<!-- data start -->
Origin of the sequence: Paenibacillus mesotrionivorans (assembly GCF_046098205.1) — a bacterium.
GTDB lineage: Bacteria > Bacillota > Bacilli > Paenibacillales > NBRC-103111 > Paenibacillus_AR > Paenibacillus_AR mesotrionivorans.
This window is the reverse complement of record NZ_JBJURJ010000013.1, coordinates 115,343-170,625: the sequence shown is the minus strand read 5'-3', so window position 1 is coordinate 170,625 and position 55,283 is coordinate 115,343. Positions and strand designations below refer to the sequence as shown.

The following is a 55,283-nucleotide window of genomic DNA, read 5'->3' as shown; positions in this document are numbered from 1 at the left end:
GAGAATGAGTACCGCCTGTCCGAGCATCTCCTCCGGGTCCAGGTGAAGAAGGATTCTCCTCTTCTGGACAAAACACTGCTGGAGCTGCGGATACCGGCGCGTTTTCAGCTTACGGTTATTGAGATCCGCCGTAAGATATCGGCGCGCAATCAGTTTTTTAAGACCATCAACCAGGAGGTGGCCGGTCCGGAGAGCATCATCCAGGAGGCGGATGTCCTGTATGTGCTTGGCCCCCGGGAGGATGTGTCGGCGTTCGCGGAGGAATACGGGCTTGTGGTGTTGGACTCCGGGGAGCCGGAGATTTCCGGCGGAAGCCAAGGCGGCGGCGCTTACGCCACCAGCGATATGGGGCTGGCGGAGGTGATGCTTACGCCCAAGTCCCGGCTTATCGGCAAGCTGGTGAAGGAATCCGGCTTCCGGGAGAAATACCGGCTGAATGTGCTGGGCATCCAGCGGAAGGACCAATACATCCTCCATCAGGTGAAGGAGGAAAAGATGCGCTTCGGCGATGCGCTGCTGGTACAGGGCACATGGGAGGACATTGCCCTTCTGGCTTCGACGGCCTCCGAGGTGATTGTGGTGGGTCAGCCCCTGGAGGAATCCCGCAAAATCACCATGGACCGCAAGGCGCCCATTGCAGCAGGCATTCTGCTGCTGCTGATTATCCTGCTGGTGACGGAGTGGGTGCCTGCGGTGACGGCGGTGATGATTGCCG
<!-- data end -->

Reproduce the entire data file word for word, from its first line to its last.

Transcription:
Origin of the sequence: Paenibacillus mesotrionivorans (assembly GCF_046098205.1) — a bacterium.
GTDB lineage: Bacteria > Bacillota > Bacilli > Paenibacillales > NBRC-103111 > Paenibacillus_AR > Paenibacillus_AR mesotrionivorans.
This window is the reverse complement of record NZ_JBJURJ010000013.1, coordinates 115,343-170,625: the sequence shown is the minus strand read 5'-3', so window position 1 is coordinate 170,625 and position 55,283 is coordinate 115,343. Positions and strand designations below refer to the sequence as shown.

The following is a 55,283-nucleotide window of genomic DNA, read 5'->3' as shown; positions in this document are numbered from 1 at the left end:
GAGAATGAGTACCGCCTGTCCGAGCATCTCCTCCGGGTCCAGGTGAAGAAGGATTCTCCTCTTCTGGACAAAACACTGCTGGAGCTGCGGATACCGGCGCGTTTTCAGCTTACGGTTATTGAGATCCGCCGTAAGATATCGGCGCGCAATCAGTTTTTTAAGACCATCAACCAGGAGGTGGCCGGTCCGGAGAGCATCATCCAGGAGGCGGATGTCCTGTATGTGCTTGGCCCCCGGGAGGATGTGTCGGCGTTCGCGGAGGAATACGGGCTTGTGGTGTTGGACTCCGGGGAGCCGGAGATTTCCGGCGGAAGCCAAGGCGGCGGCGCTTACGCCACCAGCGATATGGGGCTGGCGGAGGTGATGCTTACGCCCAAGTCCCGGCTTATCGGCAAGCTGGTGAAGGAATCCGGCTTCCGGGAGAAATACCGGCTGAATGTGCTGGGCATCCAGCGGAAGGACCAATACATCCTCCATCAGGTGAAGGAGGAAAAGATGCGCTTCGGCGATGCGCTGCTGGTACAGGGCACATGGGAGGACATTGCCCTTCTGGCTTCGACGGCCTCCGAGGTGATTGTGGTGGGTCAGCCCCTGGAGGAATCCCGCAAAATCACCATGGACCGCAAGGCGCCCATTGCAGCAGGCATTCTGCTGCTGCTGATTATCCTGCTGGTGACGGAGTGGGTGCCTGCGGTGACGGCGGTGATGATTGCCG